NEW YORK – A team led by researchers at New York University has identified a link between levels of autoimmune antibodies and the severity of COVID-19 infection.
Detailed in a study published Thursday in open-access journal Life Science Alliance, the research suggests that patient autoantibody levels could prove useful as biomarkers for identifying COVID-19 patients at high risk for severe disease.
As the authors note, infections "trigger immune responses that target pathogen antigens." They also, however, can trigger autoimmune reactions wherein the immune system generates antibodies against its own antigens.
Such responses have been observed in a range of diseases including hepatitis, HIV, tuberculosis, and malaria. A number of studies have also observed high levels of autoantibodies in COVID-19 patients with severe infections, with some evidence suggesting that these autoantibodies may contribute to the disease's severity.
The NYU team set out to further explore this relationship, looking retrospectively at samples collected from 115 hospitalized COVID-19 patients suffering from infections of varying severity and measuring their autoantibodies to three common antigen types: a lysate of erythrocytes (RBCL), the lipid phosphatidylserine (PS), and DNA.
The RBCL measurement provided a measurement of a patient's overall autoimmune autoantibody response, while PS and DNA autoantibody measurements were chosen due to their involvement "in the pathogenesis of other diseases," the authors said.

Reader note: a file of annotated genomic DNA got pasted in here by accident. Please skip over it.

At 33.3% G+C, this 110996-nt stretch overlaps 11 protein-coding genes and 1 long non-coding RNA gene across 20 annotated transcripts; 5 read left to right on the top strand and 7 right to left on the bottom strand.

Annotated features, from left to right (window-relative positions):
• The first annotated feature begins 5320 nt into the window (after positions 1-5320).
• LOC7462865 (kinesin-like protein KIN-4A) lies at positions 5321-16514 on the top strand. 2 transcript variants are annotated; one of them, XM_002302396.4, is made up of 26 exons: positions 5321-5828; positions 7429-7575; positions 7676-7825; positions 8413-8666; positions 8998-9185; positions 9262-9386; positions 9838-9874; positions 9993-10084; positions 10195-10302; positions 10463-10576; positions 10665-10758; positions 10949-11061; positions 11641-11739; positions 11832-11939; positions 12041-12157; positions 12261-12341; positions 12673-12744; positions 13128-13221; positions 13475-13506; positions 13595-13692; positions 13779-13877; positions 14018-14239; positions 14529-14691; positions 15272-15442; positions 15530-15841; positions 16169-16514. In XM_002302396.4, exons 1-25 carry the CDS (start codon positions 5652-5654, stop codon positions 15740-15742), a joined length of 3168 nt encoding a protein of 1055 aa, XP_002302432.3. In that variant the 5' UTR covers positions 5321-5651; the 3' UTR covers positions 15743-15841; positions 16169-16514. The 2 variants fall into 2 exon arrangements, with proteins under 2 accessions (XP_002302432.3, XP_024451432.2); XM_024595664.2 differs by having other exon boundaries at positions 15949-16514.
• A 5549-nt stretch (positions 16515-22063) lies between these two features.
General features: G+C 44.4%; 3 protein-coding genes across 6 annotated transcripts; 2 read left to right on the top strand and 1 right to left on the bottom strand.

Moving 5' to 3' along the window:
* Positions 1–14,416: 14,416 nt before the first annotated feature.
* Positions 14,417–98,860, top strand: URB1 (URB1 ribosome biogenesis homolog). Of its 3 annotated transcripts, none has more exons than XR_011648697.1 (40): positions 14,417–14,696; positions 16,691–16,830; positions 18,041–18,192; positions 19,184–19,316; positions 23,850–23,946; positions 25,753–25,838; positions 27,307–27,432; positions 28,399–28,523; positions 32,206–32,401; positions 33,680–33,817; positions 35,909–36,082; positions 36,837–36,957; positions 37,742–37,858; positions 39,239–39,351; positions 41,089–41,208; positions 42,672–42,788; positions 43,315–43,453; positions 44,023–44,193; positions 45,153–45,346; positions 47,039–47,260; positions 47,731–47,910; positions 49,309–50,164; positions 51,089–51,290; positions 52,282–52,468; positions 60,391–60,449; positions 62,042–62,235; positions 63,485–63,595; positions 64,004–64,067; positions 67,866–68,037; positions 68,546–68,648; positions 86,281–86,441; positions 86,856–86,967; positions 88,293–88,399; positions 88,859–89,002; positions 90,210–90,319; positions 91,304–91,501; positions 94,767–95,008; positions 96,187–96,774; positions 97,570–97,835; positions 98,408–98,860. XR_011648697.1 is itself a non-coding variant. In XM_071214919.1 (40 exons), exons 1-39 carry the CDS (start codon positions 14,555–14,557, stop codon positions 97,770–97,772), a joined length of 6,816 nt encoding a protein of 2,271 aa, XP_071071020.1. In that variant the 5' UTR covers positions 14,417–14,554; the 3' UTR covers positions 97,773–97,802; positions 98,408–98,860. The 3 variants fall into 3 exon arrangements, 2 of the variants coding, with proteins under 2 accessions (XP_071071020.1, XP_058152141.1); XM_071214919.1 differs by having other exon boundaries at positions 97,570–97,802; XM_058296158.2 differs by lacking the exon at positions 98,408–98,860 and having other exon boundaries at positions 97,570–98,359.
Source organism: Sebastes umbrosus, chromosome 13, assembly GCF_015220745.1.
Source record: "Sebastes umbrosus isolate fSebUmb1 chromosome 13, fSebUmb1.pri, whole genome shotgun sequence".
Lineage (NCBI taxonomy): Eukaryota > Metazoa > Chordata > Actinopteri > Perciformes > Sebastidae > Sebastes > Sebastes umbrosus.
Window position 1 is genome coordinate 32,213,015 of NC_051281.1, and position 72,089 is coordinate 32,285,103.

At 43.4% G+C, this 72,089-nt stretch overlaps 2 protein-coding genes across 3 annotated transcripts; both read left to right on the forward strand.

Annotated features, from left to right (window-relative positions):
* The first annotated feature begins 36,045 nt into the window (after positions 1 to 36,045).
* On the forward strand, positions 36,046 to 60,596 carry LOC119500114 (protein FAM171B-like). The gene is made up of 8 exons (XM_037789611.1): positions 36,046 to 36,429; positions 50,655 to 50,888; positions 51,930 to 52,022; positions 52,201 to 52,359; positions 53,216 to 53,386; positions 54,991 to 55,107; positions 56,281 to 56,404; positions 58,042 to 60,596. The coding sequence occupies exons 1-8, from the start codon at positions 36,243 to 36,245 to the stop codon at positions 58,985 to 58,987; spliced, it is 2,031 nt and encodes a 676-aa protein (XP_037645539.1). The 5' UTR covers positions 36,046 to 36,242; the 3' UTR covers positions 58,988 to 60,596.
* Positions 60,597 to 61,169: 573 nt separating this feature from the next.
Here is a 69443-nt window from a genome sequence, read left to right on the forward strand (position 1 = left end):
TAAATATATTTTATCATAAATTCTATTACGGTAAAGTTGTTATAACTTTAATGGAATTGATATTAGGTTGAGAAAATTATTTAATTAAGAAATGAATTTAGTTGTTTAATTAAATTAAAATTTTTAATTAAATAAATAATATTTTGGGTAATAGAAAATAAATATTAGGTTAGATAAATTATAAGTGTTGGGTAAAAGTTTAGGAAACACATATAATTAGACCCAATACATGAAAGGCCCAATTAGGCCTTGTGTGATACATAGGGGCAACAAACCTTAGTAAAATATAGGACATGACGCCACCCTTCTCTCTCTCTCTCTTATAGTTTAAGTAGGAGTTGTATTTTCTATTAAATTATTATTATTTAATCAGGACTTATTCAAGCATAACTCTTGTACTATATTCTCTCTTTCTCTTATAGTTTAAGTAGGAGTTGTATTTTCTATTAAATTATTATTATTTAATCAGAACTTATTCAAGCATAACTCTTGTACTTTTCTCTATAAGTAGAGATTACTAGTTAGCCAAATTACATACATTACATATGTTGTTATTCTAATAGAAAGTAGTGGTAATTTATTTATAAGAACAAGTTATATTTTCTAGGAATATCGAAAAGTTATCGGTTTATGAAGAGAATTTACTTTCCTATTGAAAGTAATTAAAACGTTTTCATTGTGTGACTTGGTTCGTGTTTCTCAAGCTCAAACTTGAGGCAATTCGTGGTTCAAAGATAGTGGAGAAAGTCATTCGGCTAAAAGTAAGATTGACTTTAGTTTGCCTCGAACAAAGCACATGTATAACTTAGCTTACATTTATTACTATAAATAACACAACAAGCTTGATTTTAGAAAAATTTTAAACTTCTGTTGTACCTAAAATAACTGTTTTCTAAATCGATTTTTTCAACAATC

The researchers found that COVID-19 patients "had significantly higher average levels of circulating anti-RBCL, anti-PS, and anti-DNA" autoantibodies than healthy controls. They observed, however, that general autoimmune activity, as reflected by the anti-RBCL measurements, was not linked to disease severity.
Levels of anti-PS and anti-DNA autoantibodies were correlated with the development of severe disease, with infections categorized as non-severe, severe but not resulting in death, and resulting in death. After adjustment for age, race, and sex, high anti-DNA levels showed a strong correlation with severity of infection, and high anti-PS antibodies showed a moderate correlation. In the cohort studied, 24 percent of patients with severe disease had high anti-DNA or high anti-PS antibodies.
The authors suggested a number of potential routes by which the observed autoantibodies might contribute to the severity of infection. For instance, they noted, cell-free DNA bound to endothelial and immune cells "could constitute a target for anti-DNA antibodies in the circulation, triggering complement-mediated cell lysis."
The also noted that they "observed a strong correlation of anti-DNA antibodies with lactate dehydrogenase (LDH) and creatine kinase," which could indicate a role for these antibodies in the muscle injury frequently seen in COVID-19 patients.
The fact that severe COVID-19 infections often develop a week or more after the initial onset of symptoms and after patient viral loads have begun to decline suggests that such cases "may be a result of the host response to infection, rather than a direct consequence of viral cytopathic effect," the authors wrote. "Autoantibodies, as part of the host response to infection, may contribute to this delayed pathogenesis through different mechanisms."
In an email to 360Dx, Ana Rodriguez, a professor of microbiology at NYU and senior author on the study, said that the researchers were now planning a new study to look at patient anti-DNA and anti-PS antibody levels upon their initial diagnosis of COVID-19 "to see if they could also predict severe disease in the very early stages of infection."